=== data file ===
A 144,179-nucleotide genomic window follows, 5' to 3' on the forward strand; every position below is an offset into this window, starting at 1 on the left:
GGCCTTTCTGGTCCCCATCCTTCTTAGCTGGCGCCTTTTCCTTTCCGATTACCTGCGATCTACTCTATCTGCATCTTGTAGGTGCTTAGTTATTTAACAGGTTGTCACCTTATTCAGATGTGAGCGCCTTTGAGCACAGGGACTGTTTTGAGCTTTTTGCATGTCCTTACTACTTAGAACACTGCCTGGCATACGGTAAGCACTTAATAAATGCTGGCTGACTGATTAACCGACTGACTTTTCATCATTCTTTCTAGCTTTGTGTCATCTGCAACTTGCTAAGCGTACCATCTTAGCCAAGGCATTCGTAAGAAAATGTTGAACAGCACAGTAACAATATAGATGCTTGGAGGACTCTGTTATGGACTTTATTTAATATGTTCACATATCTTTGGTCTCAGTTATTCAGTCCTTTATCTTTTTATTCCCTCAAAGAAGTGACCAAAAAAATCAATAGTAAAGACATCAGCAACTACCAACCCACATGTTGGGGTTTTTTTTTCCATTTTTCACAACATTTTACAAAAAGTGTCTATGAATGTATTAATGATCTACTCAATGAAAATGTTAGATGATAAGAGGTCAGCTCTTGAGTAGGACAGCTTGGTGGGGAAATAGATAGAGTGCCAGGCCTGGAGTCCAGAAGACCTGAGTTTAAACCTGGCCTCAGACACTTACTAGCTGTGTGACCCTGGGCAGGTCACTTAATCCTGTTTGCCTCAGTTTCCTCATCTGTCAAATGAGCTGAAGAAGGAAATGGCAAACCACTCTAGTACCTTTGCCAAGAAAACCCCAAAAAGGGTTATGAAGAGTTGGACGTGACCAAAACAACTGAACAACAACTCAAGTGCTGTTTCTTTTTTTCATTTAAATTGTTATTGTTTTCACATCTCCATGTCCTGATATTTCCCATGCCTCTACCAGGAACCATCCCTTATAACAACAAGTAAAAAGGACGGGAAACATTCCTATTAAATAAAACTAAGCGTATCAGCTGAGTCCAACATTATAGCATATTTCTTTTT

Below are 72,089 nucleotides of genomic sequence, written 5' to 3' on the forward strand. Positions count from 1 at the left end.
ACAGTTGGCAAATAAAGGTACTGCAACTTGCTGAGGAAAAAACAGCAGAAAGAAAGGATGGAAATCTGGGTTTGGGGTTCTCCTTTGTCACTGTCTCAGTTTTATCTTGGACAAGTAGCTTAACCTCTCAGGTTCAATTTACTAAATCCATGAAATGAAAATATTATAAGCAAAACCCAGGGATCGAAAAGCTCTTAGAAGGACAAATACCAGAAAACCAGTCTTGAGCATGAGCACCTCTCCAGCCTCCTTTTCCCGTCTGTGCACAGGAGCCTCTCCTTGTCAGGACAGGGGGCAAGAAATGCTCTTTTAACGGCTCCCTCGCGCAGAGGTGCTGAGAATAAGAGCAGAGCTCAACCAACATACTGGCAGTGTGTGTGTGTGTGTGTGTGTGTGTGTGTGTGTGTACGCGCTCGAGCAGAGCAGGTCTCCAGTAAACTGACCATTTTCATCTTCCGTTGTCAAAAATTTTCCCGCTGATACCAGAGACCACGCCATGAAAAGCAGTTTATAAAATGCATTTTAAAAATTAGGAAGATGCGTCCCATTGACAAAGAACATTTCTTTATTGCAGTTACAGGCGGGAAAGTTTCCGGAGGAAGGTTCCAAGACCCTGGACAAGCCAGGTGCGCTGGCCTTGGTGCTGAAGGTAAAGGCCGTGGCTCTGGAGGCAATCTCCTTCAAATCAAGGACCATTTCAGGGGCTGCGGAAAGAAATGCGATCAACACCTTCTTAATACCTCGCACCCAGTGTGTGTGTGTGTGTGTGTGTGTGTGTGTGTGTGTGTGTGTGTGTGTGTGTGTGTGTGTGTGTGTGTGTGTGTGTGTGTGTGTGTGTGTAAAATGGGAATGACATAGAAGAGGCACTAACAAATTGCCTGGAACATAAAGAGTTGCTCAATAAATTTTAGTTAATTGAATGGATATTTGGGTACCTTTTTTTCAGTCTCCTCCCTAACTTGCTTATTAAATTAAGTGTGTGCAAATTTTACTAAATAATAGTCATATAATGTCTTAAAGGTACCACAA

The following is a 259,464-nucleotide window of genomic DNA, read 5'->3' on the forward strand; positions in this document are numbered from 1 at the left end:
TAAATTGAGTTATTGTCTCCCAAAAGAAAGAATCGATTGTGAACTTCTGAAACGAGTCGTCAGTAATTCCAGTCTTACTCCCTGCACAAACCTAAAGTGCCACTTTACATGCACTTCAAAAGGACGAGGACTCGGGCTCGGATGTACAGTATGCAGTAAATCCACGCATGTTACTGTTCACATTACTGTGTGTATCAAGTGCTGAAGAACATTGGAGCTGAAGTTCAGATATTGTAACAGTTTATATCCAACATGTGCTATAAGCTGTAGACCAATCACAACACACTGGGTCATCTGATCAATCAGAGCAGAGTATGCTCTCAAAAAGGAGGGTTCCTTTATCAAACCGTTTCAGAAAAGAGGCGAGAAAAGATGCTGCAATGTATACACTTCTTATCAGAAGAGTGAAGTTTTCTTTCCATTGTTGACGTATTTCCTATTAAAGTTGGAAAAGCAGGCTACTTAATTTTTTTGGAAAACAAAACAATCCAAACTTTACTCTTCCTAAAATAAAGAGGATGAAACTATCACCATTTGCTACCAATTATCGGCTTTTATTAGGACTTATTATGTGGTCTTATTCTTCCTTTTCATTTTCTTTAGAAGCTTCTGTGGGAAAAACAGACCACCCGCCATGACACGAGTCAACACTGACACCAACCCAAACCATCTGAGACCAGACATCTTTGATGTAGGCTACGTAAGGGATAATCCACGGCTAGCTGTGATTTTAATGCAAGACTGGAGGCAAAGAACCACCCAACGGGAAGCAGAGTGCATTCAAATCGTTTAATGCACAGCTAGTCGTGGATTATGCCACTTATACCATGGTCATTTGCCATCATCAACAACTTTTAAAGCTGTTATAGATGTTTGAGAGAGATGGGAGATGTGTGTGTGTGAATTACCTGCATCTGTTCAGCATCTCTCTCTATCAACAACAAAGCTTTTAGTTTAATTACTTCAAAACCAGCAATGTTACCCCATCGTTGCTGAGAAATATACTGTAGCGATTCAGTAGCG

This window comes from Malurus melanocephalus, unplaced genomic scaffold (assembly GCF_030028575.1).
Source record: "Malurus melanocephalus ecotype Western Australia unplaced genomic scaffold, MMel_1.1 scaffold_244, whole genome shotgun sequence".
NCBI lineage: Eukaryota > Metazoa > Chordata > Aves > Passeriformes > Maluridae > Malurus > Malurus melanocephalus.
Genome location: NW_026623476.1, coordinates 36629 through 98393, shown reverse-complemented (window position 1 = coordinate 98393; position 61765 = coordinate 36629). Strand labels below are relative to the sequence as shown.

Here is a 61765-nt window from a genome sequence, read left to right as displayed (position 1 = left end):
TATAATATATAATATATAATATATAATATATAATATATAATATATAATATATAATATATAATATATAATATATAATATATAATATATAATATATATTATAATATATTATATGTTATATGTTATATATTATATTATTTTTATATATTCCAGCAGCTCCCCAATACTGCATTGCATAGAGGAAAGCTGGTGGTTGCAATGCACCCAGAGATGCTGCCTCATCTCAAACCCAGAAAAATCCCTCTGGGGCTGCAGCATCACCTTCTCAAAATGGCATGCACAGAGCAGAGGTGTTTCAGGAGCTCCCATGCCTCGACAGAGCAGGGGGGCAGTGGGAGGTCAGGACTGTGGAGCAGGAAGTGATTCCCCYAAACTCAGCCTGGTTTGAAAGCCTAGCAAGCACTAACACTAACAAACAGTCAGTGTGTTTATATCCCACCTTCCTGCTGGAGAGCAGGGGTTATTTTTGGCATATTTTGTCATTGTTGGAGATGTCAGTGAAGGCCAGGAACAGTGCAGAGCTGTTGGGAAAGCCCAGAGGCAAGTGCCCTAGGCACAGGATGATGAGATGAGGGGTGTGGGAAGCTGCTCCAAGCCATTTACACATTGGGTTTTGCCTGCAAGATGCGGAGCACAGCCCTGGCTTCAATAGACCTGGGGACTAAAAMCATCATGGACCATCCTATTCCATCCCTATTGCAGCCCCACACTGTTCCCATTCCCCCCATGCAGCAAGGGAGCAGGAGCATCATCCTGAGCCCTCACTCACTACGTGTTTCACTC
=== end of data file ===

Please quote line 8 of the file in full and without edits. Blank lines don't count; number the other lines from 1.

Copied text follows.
Source record: "Malurus melanocephalus ecotype Western Australia unplaced genomic scaffold, MMel_1.1 scaffold_244, whole genome shotgun sequence".